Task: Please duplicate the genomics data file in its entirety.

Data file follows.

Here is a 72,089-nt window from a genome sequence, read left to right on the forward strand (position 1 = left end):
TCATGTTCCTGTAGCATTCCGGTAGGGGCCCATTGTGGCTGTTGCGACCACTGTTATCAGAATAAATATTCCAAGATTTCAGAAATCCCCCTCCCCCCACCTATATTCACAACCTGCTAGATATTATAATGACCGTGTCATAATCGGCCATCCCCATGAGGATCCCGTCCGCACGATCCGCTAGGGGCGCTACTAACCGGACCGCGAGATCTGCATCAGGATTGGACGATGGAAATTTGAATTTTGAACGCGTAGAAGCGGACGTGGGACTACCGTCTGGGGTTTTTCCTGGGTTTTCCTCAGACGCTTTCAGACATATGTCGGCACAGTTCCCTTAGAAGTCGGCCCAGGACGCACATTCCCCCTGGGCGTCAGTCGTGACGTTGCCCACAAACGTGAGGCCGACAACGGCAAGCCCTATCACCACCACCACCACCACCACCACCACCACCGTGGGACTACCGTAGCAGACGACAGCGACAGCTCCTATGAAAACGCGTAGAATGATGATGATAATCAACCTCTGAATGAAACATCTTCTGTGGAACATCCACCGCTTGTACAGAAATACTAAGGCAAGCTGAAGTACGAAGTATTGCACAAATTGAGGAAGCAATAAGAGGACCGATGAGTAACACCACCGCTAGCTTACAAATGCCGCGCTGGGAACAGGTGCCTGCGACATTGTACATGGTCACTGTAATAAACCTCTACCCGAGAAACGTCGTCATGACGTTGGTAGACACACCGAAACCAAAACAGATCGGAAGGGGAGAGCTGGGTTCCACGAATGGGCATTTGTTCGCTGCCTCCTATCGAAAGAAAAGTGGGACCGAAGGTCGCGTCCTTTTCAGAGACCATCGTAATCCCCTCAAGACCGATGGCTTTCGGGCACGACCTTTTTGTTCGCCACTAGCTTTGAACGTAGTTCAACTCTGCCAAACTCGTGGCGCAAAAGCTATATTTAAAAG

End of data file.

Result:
Here is a 72,089-nt window from a genome sequence, read left to right on the forward strand (position 1 = left end):
TCATGTTCCTGTAGCATTCCGGTAGGGGCCCATTGTGGCTGTTGCGACCACTGTTATCAGAATAAATATTCCAAGATTTCAGAAATCCCCCTCCCCCCACCTATATTCACAACCTGCTAGATATTATAATGACCGTGTCATAATCGGCCATCCCCATGAGGATCCCGTCCGCACGATCCGCTAGGGGCGCTACTAACCGGACCGCGAGATCTGCATCAGGATTGGACGATGGAAATTTGAATTTTGAACGCGTAGAAGCGGACGTGGGACTACCGTCTGGGGTTTTTCCTGGGTTTTCCTCAGACGCTTTCAGACATATGTCGGCACAGTTCCCTTAGAAGTCGGCCCAGGACGCACATTCCCCCTGGGCGTCAGTCGTGACGTTGCCCACAAACGTGAGGCCGACAACGGCAAGCCCTATCACCACCACCACCACCACCACCACCACCACCGTGGGACTACCGTAGCAGACGACAGCGACAGCTCCTATGAAAACGCGTAGAATGATGATGATAATCAACCTCTGAATGAAACATCTTCTGTGGAACATCCACCGCTTGTACAGAAATACTAAGGCAAGCTGAAGTACGAAGTATTGCACAAATTGAGGAAGCAATAAGAGGACCGATGAGTAACACCACCGCTAGCTTACAAATGCCGCGCTGGGAACAGGTGCCTGCGACATTGTACATGGTCACTGTAATAAACCTCTACCCGAGAAACGTCGTCATGACGTTGGTAGACACACCGAAACCAAAACAGATCGGAAGGGGAGAGCTGGGTTCCACGAATGGGCATTTGTTCGCTGCCTCCTATCGAAAGAAAAGTGGGACCGAAGGTCGCGTCCTTTTCAGAGACCATCGTAATCCCCTCAAGACCGATGGCTTTCGGGCACGACCTTTTTGTTCGCCACTAGCTTTGAACGTAGTTCAACTCTGCCAAACTCGTGGCGCAAAAGCTATATTTAAAAG